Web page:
When college students transfer or drop out of an institution, critics are quick to suggest that today's colleges are too expensive and aren't giving students what they want or need.
Their argument leads to the support of online learning, particularly that Massively Open Online Courses (MOOCs) are the answer to our future education needs. But when students drop out of MOOCs, which are free of charge and still exhibit very small completion rates, there is no such outcry. This is ostensibly because no financial loss was incurred; but a student's failure to complete a free course must also suggest that he/she is not wholly satisfied.
And so the debate about higher education's best practices continues.
But for veterans of higher education -- those who taught from classrooms and labs for decades before the current online boom came on scene -- the current debate sounds a bit like earlier discussions of the complementary roles of curricular and co-curricular work. We all agree that campus life should amount to something more than a room and meals, but to what extent do we engage students in various activities and how should these activities relate to the curricular experience we provide?
At Marietta College, we have something called "Alternative Spring Break." Rather than head to a sun-drenched beach for the week, some of our students opt to form work crews. This year, one such group traveled to the Pine Ridge Native American Reservation in South Dakota, where they pledged to build outhouses, install underpinning to mobile homes to keep the wind from chilling the floors, and to build bed frames for children living on the reservation.
But before their work could begin, these students logged more than 20 hours in passenger vans to arrive at their destinations -- a journey that included an unexpected snowstorm, which added hours to their travel. Since the group consisted of students from the U.S. and students from China, this was an opportunity for both groups to gather some international perspective.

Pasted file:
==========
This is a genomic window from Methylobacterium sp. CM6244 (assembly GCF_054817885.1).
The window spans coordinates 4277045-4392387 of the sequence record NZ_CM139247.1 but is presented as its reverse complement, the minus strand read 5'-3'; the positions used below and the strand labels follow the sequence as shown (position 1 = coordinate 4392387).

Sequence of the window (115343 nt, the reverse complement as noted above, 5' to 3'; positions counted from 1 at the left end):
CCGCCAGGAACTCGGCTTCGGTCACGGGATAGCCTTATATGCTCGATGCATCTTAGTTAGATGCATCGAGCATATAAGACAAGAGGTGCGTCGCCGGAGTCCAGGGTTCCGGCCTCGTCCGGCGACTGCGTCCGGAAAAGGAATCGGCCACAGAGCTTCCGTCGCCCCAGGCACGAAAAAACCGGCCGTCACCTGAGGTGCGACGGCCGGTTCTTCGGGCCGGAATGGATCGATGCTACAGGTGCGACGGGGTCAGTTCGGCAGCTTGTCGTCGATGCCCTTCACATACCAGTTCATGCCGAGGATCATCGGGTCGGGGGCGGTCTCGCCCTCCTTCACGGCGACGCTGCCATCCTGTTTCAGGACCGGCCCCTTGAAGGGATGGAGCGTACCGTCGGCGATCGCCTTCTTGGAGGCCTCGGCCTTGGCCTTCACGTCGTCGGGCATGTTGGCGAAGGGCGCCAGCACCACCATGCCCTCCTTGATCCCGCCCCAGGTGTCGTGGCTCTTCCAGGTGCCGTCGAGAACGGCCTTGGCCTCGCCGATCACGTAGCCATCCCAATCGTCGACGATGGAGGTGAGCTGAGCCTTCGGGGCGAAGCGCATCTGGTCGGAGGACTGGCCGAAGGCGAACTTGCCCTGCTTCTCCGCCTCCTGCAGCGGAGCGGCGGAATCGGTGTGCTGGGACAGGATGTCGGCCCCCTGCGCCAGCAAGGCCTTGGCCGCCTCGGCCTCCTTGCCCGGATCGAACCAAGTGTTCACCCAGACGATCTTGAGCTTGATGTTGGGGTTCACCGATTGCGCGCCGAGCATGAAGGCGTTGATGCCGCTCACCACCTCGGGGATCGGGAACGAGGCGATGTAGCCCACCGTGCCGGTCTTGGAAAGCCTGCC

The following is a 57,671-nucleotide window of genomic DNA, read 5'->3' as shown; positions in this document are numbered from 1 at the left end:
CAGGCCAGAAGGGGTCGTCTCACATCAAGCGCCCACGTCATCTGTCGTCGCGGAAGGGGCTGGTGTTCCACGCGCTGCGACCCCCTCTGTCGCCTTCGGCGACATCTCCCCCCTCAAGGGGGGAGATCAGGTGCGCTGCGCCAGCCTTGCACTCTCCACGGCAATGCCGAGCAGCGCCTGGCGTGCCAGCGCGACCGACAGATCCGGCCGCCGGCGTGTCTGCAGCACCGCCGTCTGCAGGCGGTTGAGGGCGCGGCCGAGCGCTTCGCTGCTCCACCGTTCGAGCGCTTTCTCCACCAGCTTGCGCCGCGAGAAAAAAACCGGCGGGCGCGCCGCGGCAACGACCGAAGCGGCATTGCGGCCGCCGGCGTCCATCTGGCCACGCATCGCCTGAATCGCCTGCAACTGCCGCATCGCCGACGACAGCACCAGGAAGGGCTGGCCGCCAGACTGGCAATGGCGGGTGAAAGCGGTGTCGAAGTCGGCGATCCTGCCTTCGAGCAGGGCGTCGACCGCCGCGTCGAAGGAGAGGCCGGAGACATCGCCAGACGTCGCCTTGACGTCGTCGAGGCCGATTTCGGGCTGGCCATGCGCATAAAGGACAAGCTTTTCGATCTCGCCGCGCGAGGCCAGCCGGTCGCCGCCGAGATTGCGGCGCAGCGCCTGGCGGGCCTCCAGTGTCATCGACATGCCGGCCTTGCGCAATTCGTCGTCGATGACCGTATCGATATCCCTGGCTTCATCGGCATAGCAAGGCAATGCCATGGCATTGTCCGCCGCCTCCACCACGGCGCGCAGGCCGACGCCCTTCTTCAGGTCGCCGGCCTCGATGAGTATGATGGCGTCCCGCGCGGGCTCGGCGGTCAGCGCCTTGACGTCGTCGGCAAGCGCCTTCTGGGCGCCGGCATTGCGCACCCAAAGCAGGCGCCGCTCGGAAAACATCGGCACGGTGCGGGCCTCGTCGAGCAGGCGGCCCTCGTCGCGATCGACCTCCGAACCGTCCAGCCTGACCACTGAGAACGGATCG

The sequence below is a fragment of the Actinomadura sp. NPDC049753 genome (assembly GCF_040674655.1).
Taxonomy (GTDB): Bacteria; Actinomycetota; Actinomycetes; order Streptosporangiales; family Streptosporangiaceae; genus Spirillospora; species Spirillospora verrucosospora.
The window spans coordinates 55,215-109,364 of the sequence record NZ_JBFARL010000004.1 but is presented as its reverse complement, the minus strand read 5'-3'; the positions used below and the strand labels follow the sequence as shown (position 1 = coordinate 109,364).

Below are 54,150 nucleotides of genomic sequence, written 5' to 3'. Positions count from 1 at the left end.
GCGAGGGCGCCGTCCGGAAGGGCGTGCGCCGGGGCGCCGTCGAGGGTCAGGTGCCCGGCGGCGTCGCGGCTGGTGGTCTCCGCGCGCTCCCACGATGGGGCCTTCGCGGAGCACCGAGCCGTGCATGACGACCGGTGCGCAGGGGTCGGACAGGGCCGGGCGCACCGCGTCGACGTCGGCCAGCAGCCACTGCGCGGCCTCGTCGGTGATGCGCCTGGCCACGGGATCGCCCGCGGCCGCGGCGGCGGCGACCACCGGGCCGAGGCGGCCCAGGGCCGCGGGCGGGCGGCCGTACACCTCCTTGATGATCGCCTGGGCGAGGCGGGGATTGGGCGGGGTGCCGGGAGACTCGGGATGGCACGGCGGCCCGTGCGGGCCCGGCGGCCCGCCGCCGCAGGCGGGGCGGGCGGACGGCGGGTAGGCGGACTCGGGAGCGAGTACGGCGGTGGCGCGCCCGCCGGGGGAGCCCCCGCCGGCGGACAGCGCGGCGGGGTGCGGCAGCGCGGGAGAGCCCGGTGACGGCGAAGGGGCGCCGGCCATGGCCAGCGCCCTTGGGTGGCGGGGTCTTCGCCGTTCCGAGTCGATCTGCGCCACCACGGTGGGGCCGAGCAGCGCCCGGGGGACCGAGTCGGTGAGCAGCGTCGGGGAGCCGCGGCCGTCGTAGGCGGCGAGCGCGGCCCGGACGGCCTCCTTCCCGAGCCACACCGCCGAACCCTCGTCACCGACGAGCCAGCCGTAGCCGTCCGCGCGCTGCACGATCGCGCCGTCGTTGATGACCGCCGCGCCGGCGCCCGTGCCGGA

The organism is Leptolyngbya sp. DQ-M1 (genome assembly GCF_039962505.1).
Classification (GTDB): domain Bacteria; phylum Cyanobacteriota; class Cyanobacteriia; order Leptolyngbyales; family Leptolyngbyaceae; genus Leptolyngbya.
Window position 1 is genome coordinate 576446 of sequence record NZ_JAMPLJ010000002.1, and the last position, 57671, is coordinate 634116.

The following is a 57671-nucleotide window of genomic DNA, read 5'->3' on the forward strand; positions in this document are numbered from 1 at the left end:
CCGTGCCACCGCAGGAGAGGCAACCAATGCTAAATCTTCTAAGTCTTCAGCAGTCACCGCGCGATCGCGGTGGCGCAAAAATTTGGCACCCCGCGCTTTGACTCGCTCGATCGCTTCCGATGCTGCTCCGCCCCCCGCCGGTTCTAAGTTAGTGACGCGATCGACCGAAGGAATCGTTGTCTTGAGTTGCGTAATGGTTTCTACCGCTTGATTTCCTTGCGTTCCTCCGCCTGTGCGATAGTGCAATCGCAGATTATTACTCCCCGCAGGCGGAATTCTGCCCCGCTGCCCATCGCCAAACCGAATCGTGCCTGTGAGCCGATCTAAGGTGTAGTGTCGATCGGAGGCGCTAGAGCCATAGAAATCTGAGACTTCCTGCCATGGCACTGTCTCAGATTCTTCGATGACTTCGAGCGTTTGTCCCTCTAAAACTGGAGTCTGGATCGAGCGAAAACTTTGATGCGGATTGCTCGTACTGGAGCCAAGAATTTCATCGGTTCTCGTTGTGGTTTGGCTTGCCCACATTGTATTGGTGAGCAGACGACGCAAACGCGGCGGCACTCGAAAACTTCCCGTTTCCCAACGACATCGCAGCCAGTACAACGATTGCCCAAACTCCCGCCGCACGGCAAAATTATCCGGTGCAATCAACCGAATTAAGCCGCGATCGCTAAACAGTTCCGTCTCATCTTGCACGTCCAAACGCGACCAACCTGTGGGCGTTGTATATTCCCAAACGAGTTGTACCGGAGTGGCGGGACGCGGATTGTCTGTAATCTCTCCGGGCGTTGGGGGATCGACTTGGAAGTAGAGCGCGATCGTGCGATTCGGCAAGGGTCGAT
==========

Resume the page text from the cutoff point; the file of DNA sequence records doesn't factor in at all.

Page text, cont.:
As the students described their experiences, it was clear that they also learned a bit about life in other parts of this country. Domestic students found themselves shocked to learn of the level of poverty they saw, and hadn't imagined the situation could be so desperate within their own country. And, after hearing a tribal elder speak of past injustices heaped on the tribe by the U.S. government, a student from China asked how he could criticize the government so openly and without fear of retribution. The students told us they had much to consider and discuss, and the ride home felt considerably shorter than the ride out... and not just because of the snowstorm.
Having made a number of beds for children who had never had their own bed, our students could have returned with a final sense of accomplishment. However, they immediately launched a collection drive and shipped back a truckload of mattresses, bedding and blankets for use on the new beds they had constructed.
The campus community, including the administration and the Board of Trustees, provided these students the opportunity to reflect on their experiences publicly during a presentation about their Alternative Spring Break. All of us were moved by their commitment, by their ongoing concern, and by the vigor with which they acted.
Over my years as a faculty member and academic advisor, I have occasionally asked students where they learn what they learn on campus. In these idle conversations I have had, students conclude that they pick up anywhere from 40 percent to 50 percent of what they learn in the classroom and the rest from other experiences on campus.
Having spent nearly 30 years in the classroom, I first found this a bit disconcerting and had trouble reconciling it with the learning I had witnessed in my chemistry classrooms. But I quickly came to realize this is exactly why we all invest so much in our residential experience. In many ways, it is comforting to know that a strong partnership between Academic Affairs and Student Life professionals can lead to this outcome. Indeed, as we have entered the world of assessment, it is only reasonable that we are designing learning outcomes for participation in a range of campus activities.
While some critics reasonably ask whether America's colleges are imparting the sorts of values needed in a civil society, many of us are doing so with enormous success, and we have learned one thing over the decades: A commitment to service can't be taught online or even in the classroom; it must be lived out in the world. College leaders understand this and see it every week, and others need to realize it as well.